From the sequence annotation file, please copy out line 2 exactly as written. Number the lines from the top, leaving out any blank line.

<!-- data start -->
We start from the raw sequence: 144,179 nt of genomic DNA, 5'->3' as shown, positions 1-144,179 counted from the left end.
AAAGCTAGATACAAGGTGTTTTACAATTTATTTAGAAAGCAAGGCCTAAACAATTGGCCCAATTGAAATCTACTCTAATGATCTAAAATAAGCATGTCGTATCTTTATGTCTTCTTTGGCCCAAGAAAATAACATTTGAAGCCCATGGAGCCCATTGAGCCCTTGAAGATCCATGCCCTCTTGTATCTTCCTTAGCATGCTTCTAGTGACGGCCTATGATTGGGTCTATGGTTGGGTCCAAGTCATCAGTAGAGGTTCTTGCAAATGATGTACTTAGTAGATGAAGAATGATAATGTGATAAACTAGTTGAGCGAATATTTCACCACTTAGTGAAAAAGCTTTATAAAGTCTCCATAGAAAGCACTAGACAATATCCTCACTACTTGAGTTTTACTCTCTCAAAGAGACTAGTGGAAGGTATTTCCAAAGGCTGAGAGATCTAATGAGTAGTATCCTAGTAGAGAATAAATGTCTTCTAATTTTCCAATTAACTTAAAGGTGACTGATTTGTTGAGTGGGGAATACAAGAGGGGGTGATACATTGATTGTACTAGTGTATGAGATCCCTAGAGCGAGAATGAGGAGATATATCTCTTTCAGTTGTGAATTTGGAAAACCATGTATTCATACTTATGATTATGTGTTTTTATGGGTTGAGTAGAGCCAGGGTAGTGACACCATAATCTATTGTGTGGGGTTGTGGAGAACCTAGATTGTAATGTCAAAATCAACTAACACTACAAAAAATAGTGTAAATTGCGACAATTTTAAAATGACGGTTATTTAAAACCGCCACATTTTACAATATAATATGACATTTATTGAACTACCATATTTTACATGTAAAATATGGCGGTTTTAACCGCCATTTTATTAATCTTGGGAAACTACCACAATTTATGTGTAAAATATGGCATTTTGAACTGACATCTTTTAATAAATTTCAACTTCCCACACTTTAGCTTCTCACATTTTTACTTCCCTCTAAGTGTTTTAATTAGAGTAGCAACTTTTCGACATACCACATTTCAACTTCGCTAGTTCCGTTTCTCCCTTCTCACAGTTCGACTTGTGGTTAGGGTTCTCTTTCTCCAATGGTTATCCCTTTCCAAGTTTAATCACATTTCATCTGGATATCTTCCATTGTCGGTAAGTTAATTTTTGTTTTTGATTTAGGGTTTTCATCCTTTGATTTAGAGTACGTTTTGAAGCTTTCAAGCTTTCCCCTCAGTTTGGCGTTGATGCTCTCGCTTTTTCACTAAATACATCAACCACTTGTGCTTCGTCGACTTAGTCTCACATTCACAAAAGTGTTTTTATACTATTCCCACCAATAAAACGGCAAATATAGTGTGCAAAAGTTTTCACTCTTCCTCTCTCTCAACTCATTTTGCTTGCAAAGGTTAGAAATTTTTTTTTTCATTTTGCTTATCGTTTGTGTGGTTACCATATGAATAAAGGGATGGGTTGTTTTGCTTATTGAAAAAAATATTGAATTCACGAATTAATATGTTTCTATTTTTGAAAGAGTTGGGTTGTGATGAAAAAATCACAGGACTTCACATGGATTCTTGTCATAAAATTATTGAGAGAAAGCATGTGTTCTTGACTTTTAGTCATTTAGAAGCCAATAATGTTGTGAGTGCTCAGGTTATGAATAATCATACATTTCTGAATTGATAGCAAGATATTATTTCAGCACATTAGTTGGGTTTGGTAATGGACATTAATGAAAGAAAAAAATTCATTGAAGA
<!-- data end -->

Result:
AAAGCTAGATACAAGGTGTTTTACAATTTATTTAGAAAGCAAGGCCTAAACAATTGGCCCAATTGAAATCTACTCTAATGATCTAAAATAAGCATGTCGTATCTTTATGTCTTCTTTGGCCCAAGAAAATAACATTTGAAGCCCATGGAGCCCATTGAGCCCTTGAAGATCCATGCCCTCTTGTATCTTCCTTAGCATGCTTCTAGTGACGGCCTATGATTGGGTCTATGGTTGGGTCCAAGTCATCAGTAGAGGTTCTTGCAAATGATGTACTTAGTAGATGAAGAATGATAATGTGATAAACTAGTTGAGCGAATATTTCACCACTTAGTGAAAAAGCTTTATAAAGTCTCCATAGAAAGCACTAGACAATATCCTCACTACTTGAGTTTTACTCTCTCAAAGAGACTAGTGGAAGGTATTTCCAAAGGCTGAGAGATCTAATGAGTAGTATCCTAGTAGAGAATAAATGTCTTCTAATTTTCCAATTAACTTAAAGGTGACTGATTTGTTGAGTGGGGAATACAAGAGGGGGTGATACATTGATTGTACTAGTGTATGAGATCCCTAGAGCGAGAATGAGGAGATATATCTCTTTCAGTTGTGAATTTGGAAAACCATGTATTCATACTTATGATTATGTGTTTTTATGGGTTGAGTAGAGCCAGGGTAGTGACACCATAATCTATTGTGTGGGGTTGTGGAGAACCTAGATTGTAATGTCAAAATCAACTAACACTACAAAAAATAGTGTAAATTGCGACAATTTTAAAATGACGGTTATTTAAAACCGCCACATTTTACAATATAATATGACATTTATTGAACTACCATATTTTACATGTAAAATATGGCGGTTTTAACCGCCATTTTATTAATCTTGGGAAACTACCACAATTTATGTGTAAAATATGGCATTTTGAACTGACATCTTTTAATAAATTTCAACTTCCCACACTTTAGCTTCTCACATTTTTACTTCCCTCTAAGTGTTTTAATTAGAGTAGCAACTTTTCGACATACCACATTTCAACTTCGCTAGTTCCGTTTCTCCCTTCTCACAGTTCGACTTGTGGTTAGGGTTCTCTTTCTCCAATGGTTATCCCTTTCCAAGTTTAATCACATTTCATCTGGATATCTTCCATTGTCGGTAAGTTAATTTTTGTTTTTGATTTAGGGTTTTCATCCTTTGATTTAGAGTACGTTTTGAAGCTTTCAAGCTTTCCCCTCAGTTTGGCGTTGATGCTCTCGCTTTTTCACTAAATACATCAACCACTTGTGCTTCGTCGACTTAGTCTCACATTCACAAAAGTGTTTTTATACTATTCCCACCAATAAAACGGCAAATATAGTGTGCAAAAGTTTTCACTCTTCCTCTCTCTCAACTCATTTTGCTTGCAAAGGTTAGAAATTTTTTTTTTCATTTTGCTTATCGTTTGTGTGGTTACCATATGAATAAAGGGATGGGTTGTTTTGCTTATTGAAAAAAATATTGAATTCACGAATTAATATGTTTCTATTTTTGAAAGAGTTGGGTTGTGATGAAAAAATCACAGGACTTCACATGGATTCTTGTCATAAAATTATTGAGAGAAAGCATGTGTTCTTGACTTTTAGTCATTTAGAAGCCAATAATGTTGTGAGTGCTCAGGTTATGAATAATCATACATTTCTGAATTGATAGCAAGATATTATTTCAGCACATTAGTTGGGTTTGGTAATGGACATTAATGAAAGAAAAAAATTCATTGAAGA